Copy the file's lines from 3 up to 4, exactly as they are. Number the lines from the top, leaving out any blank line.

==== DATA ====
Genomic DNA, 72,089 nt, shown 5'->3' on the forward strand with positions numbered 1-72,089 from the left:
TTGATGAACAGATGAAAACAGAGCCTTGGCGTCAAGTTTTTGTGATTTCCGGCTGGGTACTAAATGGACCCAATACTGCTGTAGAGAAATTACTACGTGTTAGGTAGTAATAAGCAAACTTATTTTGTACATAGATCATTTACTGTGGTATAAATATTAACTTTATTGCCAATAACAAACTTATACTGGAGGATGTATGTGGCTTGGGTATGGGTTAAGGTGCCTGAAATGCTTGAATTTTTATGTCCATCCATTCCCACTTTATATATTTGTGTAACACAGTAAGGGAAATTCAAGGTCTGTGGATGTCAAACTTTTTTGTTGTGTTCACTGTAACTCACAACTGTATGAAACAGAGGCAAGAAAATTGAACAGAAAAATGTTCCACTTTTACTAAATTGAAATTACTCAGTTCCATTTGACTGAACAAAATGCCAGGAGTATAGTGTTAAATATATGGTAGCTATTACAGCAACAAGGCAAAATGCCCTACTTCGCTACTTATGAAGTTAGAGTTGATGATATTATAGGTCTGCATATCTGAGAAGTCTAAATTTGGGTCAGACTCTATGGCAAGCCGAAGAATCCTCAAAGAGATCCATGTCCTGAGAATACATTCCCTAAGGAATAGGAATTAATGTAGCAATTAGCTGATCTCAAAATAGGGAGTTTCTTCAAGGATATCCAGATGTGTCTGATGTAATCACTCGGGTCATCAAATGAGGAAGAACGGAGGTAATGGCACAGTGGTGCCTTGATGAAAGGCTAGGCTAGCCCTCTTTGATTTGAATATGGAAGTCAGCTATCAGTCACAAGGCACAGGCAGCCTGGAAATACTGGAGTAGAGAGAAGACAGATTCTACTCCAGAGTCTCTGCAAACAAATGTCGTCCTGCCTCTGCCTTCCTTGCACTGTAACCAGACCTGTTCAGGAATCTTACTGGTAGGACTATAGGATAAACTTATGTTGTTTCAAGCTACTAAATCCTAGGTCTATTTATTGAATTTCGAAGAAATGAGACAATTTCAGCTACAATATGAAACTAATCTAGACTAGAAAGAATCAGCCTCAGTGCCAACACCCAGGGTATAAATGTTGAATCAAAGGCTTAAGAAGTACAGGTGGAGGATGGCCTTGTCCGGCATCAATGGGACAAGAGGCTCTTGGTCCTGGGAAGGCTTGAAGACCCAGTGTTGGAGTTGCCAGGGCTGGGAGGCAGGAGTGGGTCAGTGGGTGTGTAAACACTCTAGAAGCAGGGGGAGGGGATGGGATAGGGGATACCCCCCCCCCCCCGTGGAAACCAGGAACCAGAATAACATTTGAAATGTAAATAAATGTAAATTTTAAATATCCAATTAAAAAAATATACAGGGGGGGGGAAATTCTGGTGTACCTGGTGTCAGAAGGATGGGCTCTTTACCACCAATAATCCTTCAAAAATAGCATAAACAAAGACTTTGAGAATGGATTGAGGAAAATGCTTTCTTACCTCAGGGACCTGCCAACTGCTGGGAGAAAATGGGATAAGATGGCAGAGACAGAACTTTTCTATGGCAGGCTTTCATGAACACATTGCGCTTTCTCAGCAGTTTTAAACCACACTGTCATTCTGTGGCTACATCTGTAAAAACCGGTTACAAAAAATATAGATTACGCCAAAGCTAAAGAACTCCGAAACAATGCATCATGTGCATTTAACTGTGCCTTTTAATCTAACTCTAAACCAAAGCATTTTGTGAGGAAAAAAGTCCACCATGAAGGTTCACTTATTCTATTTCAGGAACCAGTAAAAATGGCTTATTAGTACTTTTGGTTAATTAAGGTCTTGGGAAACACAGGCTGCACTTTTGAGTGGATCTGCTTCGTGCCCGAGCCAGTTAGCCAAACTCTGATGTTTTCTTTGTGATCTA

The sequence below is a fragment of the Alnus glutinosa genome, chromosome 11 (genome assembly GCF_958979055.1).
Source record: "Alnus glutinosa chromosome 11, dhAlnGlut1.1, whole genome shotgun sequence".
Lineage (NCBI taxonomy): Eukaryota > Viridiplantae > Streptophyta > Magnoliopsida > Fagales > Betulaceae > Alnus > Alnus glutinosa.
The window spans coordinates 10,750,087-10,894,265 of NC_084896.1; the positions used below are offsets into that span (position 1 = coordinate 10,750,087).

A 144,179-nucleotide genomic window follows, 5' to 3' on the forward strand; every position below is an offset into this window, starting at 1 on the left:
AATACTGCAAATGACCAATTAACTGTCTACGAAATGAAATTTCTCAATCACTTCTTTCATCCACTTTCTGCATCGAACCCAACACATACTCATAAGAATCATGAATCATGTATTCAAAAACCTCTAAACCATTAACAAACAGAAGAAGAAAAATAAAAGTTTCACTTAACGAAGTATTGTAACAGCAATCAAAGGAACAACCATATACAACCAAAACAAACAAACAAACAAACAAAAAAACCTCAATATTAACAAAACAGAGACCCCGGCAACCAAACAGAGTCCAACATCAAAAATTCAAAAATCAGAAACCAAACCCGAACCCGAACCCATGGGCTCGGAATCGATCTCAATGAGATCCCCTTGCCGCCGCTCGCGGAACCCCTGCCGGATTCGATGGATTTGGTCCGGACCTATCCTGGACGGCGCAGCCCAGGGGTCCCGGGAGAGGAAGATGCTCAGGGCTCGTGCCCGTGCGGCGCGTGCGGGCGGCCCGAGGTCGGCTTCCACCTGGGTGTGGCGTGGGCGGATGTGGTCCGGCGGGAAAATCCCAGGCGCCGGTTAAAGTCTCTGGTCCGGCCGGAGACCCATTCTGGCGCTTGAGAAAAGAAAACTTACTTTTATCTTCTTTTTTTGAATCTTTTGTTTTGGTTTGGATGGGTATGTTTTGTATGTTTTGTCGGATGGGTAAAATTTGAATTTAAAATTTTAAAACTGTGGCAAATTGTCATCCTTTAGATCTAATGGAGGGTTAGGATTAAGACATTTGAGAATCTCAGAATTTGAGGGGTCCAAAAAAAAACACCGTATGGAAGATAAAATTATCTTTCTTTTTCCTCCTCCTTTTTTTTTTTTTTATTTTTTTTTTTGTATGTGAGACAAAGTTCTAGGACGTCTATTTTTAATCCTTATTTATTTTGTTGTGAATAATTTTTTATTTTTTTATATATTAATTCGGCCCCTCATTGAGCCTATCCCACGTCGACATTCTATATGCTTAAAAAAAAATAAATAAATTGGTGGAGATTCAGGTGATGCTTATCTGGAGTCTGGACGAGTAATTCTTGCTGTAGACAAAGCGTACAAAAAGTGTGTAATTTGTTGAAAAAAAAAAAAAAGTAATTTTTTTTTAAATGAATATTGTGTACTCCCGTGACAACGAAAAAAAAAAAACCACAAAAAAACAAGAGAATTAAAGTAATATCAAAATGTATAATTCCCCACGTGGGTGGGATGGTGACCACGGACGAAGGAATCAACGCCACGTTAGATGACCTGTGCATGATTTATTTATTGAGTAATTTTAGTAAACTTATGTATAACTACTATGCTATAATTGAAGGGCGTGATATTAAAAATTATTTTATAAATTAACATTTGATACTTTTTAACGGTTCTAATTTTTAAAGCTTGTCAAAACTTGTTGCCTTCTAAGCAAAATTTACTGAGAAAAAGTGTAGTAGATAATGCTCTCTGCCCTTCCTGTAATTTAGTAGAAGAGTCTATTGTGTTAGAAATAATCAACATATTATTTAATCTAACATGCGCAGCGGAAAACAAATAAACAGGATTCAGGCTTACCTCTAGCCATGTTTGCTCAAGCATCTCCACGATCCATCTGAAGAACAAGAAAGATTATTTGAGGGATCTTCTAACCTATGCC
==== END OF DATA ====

The sequence below is a fragment of the Alnus glutinosa genome, chromosome 11 (genome assembly GCF_958979055.1).
Source record: "Alnus glutinosa chromosome 11, dhAlnGlut1.1, whole genome shotgun sequence".